Joho war on Covid-19 wins him praise, support

His unofficial assistant in the fight against the disease is a former political rival

In Summary

• Governor Joho last week unveiled 10 ventilators donated by the leader of Dubai, Sheikh Ahmed Mohammed Al-Falas;, eight more arrived early this week.

• He has won praise for his style of leadership in a time of crisis, which is arguably better than that of his compatriots in the Council of Governors.

Mombasa Governor Hassan Joho is an avid advocate of total lockdown in the fight against Covid-19.

The governor has taken the lead in the fight in a way that has caught many by surprise. He has won praise for his style of leadership in a time of crisis, which is arguably better than that of his compatriots in the Council of Governors. 

The county has even threatened to prosecute residents who fail to comply with directives. 

Joho, who has set aside a Sh200 million war chest against the coronavirus from the county’s kitty, has been pulling different players together. 

He has even acquired the most unlikely unofficial assistant, hitherto political rival Suleiman Shahbal, who has taken the lead role among the business community. 

Shahbal’s idea of a disinfecting booth at the Likoni ferry crossing, where ferry users can be disinfected en masse, was quickly taken up by his new-found partner in crisis. 

Within a week, the first of many sanitising spraying booths was on Monday launched on a pilot basis.

The ferry crossing has been one of the hardest areas to ensure social distancing is practised. 

The booth was jointly donated by the Suleiman Shahbal Foundation and Hassan Joho Foundation.

The ferry also has thermal cameras to detect those with high temperatures and isolate them. 

When the curfew began, GSU officers were recorded roughing up residents at the crossing channel for failing to queue. 

The governor, in a passionate appeal, came to their defence saying most were only trying to survive and that security forces should be human while undertaking their work.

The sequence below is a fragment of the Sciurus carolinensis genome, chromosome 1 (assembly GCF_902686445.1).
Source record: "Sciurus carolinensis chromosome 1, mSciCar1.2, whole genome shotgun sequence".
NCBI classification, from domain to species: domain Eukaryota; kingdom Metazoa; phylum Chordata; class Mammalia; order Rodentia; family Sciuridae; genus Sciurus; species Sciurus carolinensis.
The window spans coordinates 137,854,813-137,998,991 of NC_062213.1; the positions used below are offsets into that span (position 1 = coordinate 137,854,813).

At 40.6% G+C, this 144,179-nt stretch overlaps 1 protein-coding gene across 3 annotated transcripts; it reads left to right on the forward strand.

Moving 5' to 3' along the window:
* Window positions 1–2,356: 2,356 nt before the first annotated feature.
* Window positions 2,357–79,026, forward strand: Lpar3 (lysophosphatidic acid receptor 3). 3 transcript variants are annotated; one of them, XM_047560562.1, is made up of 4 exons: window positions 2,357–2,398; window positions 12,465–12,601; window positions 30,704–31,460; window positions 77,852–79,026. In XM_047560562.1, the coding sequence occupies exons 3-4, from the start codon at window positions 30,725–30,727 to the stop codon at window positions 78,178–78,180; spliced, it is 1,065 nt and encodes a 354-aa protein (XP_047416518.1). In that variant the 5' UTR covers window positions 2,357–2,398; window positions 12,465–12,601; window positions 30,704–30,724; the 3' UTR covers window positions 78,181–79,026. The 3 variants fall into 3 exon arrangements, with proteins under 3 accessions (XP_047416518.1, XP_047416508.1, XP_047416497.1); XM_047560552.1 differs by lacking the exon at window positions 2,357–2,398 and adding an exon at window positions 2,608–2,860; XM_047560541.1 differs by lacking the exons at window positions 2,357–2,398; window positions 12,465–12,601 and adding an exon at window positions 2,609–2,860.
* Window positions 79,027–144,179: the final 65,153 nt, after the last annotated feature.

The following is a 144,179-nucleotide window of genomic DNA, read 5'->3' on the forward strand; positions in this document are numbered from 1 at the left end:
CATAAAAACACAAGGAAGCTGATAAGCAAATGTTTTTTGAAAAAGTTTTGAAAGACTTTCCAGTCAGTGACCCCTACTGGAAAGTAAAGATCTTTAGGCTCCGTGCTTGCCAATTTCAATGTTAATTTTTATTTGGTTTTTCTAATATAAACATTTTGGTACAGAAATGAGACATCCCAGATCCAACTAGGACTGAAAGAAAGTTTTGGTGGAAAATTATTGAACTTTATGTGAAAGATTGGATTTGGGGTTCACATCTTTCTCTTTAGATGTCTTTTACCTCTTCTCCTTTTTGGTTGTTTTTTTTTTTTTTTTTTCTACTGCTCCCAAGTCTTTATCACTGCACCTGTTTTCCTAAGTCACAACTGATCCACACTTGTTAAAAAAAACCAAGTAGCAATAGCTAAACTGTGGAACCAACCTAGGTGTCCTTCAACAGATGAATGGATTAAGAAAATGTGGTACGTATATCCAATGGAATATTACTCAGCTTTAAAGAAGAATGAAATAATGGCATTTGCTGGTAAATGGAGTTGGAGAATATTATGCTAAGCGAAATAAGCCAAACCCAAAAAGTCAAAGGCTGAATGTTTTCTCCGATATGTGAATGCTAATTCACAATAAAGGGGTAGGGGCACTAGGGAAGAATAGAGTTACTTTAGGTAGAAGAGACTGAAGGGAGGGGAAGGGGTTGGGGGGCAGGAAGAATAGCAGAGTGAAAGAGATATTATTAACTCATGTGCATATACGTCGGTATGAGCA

Joho’s partnership with the private sector has led Export Processing Zones to manufacture over one million masks which will be distributed to residents for free starting Friday. 

As part of the county preparedness against Covid-19, Collaboration of Women in Development is training community health volunteers on the virus. 

CWID director Betty Sharon said, “The governor called on us all to play our part. We believe community health workers are closer to communities and get the first-hand information.” 

The group will train 15 volunteers per subcounty daily in line with the target from the government on gatherings. 

County inspectorate teams have been disinfecting the town on specified nights to rid it of the viral infection. 

With Joho chairing the Covid-19 committee in the fight against the virus, a raft of directives has been issued including the moving of Kongowea market to other satellite markets in the town. 

This, according to communications director Mudadhir Abdulkar will  ensure that residents do not meet in one place and in turn transfer the disease, making it difficult to contain.  

The county is preparing for long-term solutions to the problem, with Joho’s philosophy bordering on, "enduring short-term pains for long-term gains and hoping for the best while preparing for the worst".

“I’ve always said that that may be the solution,” the governor said when asked whether he is advocating for total lockdown. 

Through networks, Joho and Shahbal have acquired more ventilators for Covid-19 patients at the Coast General Hospital.  

Last week, the governor unveiled 10 ventilators donated by the leader of Dubai, Sheikh Ahmed Mohammed Al-Falasi. Eight more arrived early this week.

Joho said the private sector has contributed about Sh100 million which will go towards buying food and medicine for about 227,404 vulnerable households in the county.

“We will not allow our people to go hungry in case of a lockdown." 

He said they have mapped out where the vulnerable households are using data from different agencies and also from their own collected data. 

County water bowsers will be taking water to slum areas and other places with scarcity, Joho said. 

Mass testing of residents is expected to start on Wednesday (yesterday), with the county having spent about Sh124 million on medical equipment. 

If the county gets the necessary equipment, it will conduct at least 700 tests a day. 

Joho also revealed that in collaboration with other health providers, they want to build a Covid-19 hospital outside the regular facilities. 

Already, he and county speaker Aharub Khatri have taken 80 per cent pay cuts. A large percentage of county workers is also working from home. 

This week, he donated Sh100,000 to a woman who and her children were pictured crossing the Likoni channel wearing masks fashioned from plastic bottles. 

It is now a requirement that all ferry users wear masks. 

Edited by R.Wamochie 

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